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Category Archives: April 2008

April 25, 2008 | Utah

Summer vacation has its roots in agriculture, when the majority of our nation lived an agrarian life. The family pulled together to work on the land. It was a time for teachers to integrate into their communities. The provenance of spring break is a little more mysterious. In Montana spring break is the transition from winter to hopefully spring.

With winter still in its grip, our family tradition is to pile into the mini van for a trip to the red rock country of southern Utah. scott-below-n-six-shooter-small2Our goal this year was the eastern side of Canyonlands National Park and Indian Creek Canyon. The drive south crosses the divide at the Idaho – Montana border, that being the high point of our journey. There we marveled at the 10-foot tall snowdrifts. Snow camping was not our plan. Sand, steep cracks for climbing, a crackling campfire and the company of several other families was our goal.

The Wingate sandstone that defines Indian Creek must have been the inspiration for the Road Runner cartoon series. Looking out over the slender sandstone spires, cliffs ringing the valley like a massive red curtain and the meandering wash with the occasional grove of cottonwood trees one can imagine Wiley E. Coyote chasing the elusive road runner. I just hoped there would be no falling anvils!

lighteningboltcrack2-small2The Park Service campground provided our home for the week. Ringed by sandstone formations and slot canyons, our children explored the terrain on their own time. We parents cooked camp meals over sputtering stoves, confident that the children were being safe. They knew what a cliff was and were not going to fall off. Or at least we grownups comforted each other with that thought. By allowing the kids to rat around, we gave them a chance to discover the world for themselves, without a set of rules. Knowing that it is a potentially dangerous environment, we also signaled to the kids that we trusted them to make good decisions. Empowering children with these responsibilities makes them confident. Which, from my view, is a good attribute for children to have.

– Conrad


April 09, 2008

As a child my parents would haul my siblings and I out for the Sunday afternoon hike. Into the station wagon we would pile with Dad at the wheel and drive north across the Golden Gate Bridge towards Mt. Tamalpias or Point Reyes National Monument. Once we arrived at the trailhead, we would bolt off in all directions as our parents closed up the car and readied a pack with the days’ lunch in it.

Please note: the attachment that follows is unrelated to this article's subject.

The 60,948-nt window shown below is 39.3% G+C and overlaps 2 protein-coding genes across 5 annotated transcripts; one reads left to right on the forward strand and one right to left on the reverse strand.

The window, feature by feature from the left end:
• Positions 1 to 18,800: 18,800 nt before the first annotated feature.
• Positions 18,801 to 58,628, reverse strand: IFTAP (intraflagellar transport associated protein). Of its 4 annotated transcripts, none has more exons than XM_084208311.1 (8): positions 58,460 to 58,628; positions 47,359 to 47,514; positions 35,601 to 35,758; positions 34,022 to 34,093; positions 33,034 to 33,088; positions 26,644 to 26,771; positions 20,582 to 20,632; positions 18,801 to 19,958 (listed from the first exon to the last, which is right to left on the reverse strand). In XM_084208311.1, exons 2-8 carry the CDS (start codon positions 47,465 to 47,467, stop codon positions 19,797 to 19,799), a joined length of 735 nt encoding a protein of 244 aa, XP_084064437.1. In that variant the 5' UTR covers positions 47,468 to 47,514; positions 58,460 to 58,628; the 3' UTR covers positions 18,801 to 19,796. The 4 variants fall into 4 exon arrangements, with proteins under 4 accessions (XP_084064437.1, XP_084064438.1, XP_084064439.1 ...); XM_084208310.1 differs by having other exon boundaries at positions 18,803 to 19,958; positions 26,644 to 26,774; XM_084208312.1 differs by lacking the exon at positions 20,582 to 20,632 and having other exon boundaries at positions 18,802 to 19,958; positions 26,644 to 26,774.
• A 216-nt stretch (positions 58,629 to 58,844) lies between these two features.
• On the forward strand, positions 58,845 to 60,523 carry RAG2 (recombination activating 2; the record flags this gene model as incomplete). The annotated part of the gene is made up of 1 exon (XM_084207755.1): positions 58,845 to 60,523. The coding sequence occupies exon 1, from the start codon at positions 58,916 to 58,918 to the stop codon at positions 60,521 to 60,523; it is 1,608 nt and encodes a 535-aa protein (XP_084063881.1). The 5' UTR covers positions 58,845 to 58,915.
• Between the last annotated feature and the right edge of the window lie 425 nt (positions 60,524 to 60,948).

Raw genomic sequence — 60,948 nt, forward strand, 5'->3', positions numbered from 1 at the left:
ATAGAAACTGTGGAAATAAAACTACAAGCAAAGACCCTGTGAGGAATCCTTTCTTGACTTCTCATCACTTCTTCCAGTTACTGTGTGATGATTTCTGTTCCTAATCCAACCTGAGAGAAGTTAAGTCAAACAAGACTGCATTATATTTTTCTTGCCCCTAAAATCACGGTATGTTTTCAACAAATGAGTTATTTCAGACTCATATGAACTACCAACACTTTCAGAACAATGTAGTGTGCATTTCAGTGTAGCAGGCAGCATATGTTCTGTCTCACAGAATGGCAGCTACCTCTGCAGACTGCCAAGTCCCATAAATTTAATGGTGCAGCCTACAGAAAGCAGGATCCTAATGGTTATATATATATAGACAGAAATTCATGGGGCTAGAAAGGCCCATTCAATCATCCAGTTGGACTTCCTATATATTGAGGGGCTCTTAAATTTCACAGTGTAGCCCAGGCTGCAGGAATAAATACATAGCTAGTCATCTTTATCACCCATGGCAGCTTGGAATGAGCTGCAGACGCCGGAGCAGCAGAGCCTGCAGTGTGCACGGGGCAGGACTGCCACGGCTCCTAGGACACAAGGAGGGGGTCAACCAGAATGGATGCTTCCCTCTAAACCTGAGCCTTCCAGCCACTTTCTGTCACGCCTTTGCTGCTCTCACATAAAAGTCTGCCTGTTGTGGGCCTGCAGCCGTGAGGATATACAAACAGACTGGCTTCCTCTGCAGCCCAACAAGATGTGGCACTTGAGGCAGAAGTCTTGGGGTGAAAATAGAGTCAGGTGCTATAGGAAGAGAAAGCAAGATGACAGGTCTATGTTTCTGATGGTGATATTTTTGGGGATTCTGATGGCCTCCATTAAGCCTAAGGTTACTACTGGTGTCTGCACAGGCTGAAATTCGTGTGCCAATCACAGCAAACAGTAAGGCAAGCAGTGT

The trail signified the beginning of the wild. Sure, it was well maintained and visited by thousands of like-minded people annually, yet to me as a little kid, it was full of wonderment and the unknown. I would race along, imagining myself to be Daniel Boone or some other larger than life explorer. The towering and magnificent trees were a source of great mystery. A mountain lion could be lurking behind one, ready to pounce on my tender body. I had to be aware! My brother and I would find a pile of twigs and build miniature forts on the side of the trail, small houses for beetles and similar insects.

Eventually we would find a place to set up a picnic. Our adventures had led to an appetite, one Mom was most happy to satiate. A sandwich, an apple and a cup of juice were a far cry from the fare of Lewis and Clark, yet to the mind of a seven-year-old, surrounded by trees, insects and birds, with no sign of human incursion, it was wild. Big and daunting wild.

I realize now that the effort my parents took to introduce the wilderness were key in shaping who I am now. When my wife Jenni and I take our boys out to the woods we have a chance to connect with the kids in an unobstructed manner. There is nothing to buy, no rides to ride, just family and the woods.

And these are the best moments. Both now and 40 years ago.

– Conrad